In cyberwarfare, the toughest question to answer definitively is “Who did it?” It’s no surprise then that Microsoft Corp. avoided the attribution on everyone else’s lips in its analysis of last week’s cyberattacks on Ukraine. That would be Russia. But several clues suggest they not only came from the Kremlin but will follow a pattern of spilling into other countries in Europe and the U.S., too. That ratchets up geopolitical tension across the world: Ukraine is currently bracing for potential military action from Moscow; Russian President Vladimir Putin has 100,000 troops at the border; and Moscow’s security talks with the U.S. and NATO have broken down.
There’s a lot of circumstantial evidence for a Russian hand in the latest cyberattacks, which affected around 70 government agencies in Ukraine, the worst in the country in four years. They resemble a devastating series that was widely attributed to Moscow, which began in 2015, continued into 2017 and swamped Ukraine’s banks, media and electric utilities with malware targeting Windows-based systems. If so, the wider world outside of Ukraine had better start taking precautions.
Microsoft’s Threat Intelligence Center on Saturday said the latest assault had a similar profile to the 2015 attacks: appearing to be ransomware, residing in file directories, and executing when a computer is switched off. The researchers at the Center say it then overwrites a critical part of a computer’s hard drive with the following ransom note:
“Your hard drive has been corrupted.
“In case you want to recover all hard drives of your organization, You should pay us $10k via bitcoin wallet 1AVNM68gj6PGPFcJuftKATa4WLnzg8fpfv and send message via tox ID 8BEDC411012A33BA34F49130D0F186993C6A32DAD8976F6A5D82C1ED23054C057ECED5496F65 with your organization name.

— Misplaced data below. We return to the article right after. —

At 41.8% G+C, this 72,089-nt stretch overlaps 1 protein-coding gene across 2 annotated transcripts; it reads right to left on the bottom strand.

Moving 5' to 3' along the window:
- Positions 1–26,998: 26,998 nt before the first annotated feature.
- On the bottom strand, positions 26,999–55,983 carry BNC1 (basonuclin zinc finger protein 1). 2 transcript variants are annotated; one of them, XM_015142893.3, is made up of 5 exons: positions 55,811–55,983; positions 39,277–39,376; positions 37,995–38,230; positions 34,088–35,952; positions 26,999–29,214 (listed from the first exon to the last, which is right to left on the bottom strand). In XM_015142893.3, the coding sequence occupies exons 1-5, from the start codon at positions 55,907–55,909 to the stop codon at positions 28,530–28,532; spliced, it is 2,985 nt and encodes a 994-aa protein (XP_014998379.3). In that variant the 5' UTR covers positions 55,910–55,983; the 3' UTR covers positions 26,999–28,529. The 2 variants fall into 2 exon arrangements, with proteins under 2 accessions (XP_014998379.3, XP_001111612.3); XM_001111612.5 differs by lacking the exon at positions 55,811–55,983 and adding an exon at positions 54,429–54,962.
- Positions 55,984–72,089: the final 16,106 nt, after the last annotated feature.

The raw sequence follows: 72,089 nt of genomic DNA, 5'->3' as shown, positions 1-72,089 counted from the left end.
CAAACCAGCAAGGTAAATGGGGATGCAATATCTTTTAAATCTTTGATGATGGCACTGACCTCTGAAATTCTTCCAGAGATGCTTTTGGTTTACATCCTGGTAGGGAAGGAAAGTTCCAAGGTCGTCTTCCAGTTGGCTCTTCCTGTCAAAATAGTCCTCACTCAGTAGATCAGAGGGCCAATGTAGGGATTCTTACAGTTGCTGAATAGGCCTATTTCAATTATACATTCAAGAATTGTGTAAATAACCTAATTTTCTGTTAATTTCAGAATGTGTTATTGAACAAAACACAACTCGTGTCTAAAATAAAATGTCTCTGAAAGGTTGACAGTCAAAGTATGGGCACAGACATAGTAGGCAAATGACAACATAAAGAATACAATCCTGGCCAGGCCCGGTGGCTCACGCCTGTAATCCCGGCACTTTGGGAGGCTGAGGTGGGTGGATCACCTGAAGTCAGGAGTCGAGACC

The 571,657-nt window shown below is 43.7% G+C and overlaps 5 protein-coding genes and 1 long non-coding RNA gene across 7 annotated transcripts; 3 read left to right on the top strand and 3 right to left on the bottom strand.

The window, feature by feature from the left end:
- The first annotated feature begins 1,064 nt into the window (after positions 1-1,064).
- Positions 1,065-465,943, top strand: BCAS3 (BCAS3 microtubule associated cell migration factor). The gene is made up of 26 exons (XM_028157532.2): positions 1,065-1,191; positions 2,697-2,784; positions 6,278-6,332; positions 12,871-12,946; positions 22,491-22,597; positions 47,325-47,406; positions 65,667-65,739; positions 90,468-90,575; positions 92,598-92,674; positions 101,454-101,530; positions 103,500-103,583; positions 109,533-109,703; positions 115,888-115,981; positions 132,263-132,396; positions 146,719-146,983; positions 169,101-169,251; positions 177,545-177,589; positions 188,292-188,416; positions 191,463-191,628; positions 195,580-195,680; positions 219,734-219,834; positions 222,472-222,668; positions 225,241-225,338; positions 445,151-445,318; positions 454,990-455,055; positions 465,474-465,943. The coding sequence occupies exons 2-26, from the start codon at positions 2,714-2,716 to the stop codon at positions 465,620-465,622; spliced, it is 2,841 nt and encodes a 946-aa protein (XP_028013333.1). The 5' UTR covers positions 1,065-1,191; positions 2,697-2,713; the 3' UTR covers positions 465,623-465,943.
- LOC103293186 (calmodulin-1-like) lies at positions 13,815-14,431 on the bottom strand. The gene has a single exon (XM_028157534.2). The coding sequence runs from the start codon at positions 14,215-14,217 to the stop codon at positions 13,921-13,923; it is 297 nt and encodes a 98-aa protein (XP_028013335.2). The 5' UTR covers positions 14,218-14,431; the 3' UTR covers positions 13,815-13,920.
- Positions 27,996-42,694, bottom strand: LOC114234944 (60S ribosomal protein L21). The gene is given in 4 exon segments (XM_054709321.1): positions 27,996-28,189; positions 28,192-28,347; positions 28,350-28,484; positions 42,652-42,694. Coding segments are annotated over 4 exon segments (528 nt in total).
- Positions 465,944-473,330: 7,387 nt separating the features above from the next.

“We will contact you to give further instructions.”
Except, that isn’t what a ransom note is usually like. Ransomware attackers often customize different messages for different victims; the attackers in Ukraine last week used the same note for multiple victims. And instead of just encrypting files that could later be deciphered after payment, the perpetrators were far more destructive, completely overwriting data with no possibility of recovery, according to the Microsoft researchers.
That’s reminiscent of the malware attacks against a range of Ukrainian organizations back in 2015 and 2016. Hackers with Russia’s GRU intelligence agency also planted fake ransomware messages to try and confuse investigators, according to the book “Sandworm” by Wired reporter Andy Greenberg. It culminated in the release of a devastating computer worm called NotPetya in June 2017. NotPetya, which purports to be ransomware but can’t actually undo the changes it makes, caused an estimated $10 billion of damage globally after spreading from machine to machine, prompting the White House to promise “international consequences” against Russia.
One victim was Chicago-based Mondelez International Inc., maker of Oreos and Triscuits. The food company found its email and logistics systems were disrupted for weeks. After it suffered permanent damage to 1,700 servers and 24,000 laptops, Mondelez filed a claim for costs of more than $100 million with its insurer, Zurich Insurance Group AG. Zurich denied the claim on the grounds that it didn't cover damages caused by war, interpreting the harm as a consequence of Russia’s shadow war in the Ukraine that included the annexation of Crimea in 2014. The case, which could have far-reaching ramifications for insurers, remains undecided.
As warfare becomes more digital, it is getting harder to dismiss geopolitical conflicts as distant and isolated. Only around 75% of NotPetya’s damage took place in Ukraine, according to a 2017 analysis by cybersecurity firm ESET. Germany was the second-hardest hit with around 9%. Companies and organizations across Europe and the U.S. also fell victim.
No wonder the U.S. Cybersecurity and Infrastructure Security Agency has publicly encouraged organizations to review Microsoft’s blog post, as well as its own advisory on protecting critical U.S. infrastructure from cyberattacks. Warnings about imminent cyber threat can appear paranoid — until they’re not. For now, you may not want to turn off your computer for the night.
Parmy Olson is a Bloomberg Opinion columnist covering technology. She previously reported for the Wall Street Journal and Forbes and is the author of 'We Are Anonymous.'
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